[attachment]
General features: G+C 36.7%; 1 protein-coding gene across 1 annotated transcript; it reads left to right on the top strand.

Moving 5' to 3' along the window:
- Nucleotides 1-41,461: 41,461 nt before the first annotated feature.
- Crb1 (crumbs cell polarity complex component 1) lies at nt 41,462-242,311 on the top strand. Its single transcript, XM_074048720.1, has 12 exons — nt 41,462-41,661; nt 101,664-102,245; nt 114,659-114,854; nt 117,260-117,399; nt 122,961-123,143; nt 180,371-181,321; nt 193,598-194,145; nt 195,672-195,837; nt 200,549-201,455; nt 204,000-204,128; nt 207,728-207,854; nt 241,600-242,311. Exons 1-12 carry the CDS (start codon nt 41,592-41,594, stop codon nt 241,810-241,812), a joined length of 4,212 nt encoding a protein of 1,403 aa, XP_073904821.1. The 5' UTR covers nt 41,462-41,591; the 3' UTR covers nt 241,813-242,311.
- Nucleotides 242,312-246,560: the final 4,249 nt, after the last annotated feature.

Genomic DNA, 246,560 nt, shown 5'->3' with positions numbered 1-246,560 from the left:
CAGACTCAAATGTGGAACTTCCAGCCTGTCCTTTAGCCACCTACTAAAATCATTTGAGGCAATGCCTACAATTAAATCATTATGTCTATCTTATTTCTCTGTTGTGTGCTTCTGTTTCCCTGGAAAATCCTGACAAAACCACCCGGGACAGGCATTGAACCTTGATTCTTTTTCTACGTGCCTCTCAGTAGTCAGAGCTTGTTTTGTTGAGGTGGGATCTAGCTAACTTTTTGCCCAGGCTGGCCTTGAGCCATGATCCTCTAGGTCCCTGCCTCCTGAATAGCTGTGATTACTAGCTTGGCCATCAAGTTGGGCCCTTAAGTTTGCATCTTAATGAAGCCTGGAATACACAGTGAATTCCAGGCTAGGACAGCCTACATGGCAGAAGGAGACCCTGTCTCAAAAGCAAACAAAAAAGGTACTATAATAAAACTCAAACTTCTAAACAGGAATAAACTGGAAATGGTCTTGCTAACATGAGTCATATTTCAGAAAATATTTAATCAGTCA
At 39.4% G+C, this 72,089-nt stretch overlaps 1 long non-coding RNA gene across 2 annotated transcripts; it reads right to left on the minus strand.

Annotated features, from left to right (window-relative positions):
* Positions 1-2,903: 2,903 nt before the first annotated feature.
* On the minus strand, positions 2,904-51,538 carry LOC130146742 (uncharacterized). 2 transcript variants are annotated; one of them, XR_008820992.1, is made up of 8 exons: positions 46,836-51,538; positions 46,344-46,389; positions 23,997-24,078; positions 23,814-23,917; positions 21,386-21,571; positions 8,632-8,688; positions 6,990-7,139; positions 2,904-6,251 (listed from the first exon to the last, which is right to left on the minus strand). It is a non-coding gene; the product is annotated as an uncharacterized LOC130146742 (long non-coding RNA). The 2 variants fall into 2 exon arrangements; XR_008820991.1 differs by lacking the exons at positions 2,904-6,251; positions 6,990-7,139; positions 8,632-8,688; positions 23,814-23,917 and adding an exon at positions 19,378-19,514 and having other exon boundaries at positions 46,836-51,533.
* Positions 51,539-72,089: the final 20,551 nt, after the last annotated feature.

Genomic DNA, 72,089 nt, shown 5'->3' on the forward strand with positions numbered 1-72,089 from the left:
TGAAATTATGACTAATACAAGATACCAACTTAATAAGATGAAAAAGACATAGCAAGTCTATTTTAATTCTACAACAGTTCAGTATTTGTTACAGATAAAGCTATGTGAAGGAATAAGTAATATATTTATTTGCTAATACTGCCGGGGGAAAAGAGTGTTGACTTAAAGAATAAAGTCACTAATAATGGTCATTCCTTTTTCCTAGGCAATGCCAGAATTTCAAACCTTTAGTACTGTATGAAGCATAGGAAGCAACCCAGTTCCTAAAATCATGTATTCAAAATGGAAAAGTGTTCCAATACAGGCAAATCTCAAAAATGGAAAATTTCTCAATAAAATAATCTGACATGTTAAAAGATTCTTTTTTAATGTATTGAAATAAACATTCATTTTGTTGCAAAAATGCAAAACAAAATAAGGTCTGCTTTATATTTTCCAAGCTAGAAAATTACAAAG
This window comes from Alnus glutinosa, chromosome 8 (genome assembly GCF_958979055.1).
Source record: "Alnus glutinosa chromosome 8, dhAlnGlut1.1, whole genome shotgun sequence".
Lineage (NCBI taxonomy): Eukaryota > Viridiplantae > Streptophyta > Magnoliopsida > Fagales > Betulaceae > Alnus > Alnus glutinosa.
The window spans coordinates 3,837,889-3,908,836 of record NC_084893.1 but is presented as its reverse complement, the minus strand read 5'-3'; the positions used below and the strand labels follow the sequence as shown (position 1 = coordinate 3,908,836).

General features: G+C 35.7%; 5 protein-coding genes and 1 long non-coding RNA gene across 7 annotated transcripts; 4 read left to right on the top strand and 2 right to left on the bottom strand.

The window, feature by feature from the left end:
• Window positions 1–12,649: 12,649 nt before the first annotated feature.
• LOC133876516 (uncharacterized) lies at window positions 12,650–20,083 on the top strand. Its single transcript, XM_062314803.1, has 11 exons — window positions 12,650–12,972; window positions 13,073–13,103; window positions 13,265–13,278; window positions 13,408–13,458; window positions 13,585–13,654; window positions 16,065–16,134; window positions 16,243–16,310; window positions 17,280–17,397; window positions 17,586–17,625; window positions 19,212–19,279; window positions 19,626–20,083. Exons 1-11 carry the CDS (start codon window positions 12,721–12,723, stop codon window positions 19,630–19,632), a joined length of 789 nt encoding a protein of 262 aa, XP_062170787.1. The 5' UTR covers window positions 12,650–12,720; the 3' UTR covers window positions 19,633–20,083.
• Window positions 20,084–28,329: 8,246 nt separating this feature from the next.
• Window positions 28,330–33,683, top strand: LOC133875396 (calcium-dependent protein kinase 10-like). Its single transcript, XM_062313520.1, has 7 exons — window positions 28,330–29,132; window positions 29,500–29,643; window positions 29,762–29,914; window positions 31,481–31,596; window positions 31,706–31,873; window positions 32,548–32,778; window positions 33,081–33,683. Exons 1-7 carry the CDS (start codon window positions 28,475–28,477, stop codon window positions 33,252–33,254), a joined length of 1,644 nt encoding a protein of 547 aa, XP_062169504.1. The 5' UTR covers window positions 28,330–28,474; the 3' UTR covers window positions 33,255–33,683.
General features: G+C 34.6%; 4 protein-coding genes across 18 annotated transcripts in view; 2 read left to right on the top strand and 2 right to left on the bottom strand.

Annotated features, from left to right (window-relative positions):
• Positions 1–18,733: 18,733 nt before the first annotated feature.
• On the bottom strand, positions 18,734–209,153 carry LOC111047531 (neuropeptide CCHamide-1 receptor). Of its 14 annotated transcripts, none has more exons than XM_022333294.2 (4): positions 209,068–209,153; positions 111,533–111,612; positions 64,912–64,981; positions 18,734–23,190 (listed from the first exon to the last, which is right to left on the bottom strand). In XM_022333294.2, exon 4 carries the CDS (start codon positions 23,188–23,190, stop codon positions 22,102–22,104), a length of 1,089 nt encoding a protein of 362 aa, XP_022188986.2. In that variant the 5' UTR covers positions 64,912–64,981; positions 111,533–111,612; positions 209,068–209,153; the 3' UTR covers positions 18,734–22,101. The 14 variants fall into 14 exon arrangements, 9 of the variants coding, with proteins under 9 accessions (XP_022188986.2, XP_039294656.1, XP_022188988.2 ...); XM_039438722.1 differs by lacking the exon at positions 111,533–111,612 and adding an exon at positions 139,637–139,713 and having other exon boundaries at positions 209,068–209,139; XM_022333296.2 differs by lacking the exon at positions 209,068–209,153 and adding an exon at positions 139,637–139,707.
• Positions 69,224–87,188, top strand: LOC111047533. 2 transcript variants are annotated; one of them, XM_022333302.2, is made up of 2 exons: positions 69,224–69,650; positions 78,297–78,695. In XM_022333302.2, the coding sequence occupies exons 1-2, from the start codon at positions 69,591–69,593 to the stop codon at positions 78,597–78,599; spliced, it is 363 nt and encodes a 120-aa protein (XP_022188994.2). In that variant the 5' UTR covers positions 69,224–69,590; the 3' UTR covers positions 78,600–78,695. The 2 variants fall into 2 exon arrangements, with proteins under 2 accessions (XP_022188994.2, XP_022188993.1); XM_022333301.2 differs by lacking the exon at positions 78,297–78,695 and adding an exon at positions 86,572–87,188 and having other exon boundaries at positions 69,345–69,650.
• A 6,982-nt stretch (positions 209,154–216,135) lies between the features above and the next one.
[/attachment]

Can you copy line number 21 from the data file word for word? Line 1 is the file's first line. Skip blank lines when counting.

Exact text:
• Window positions 1–12,649: 12,649 nt before the first annotated feature.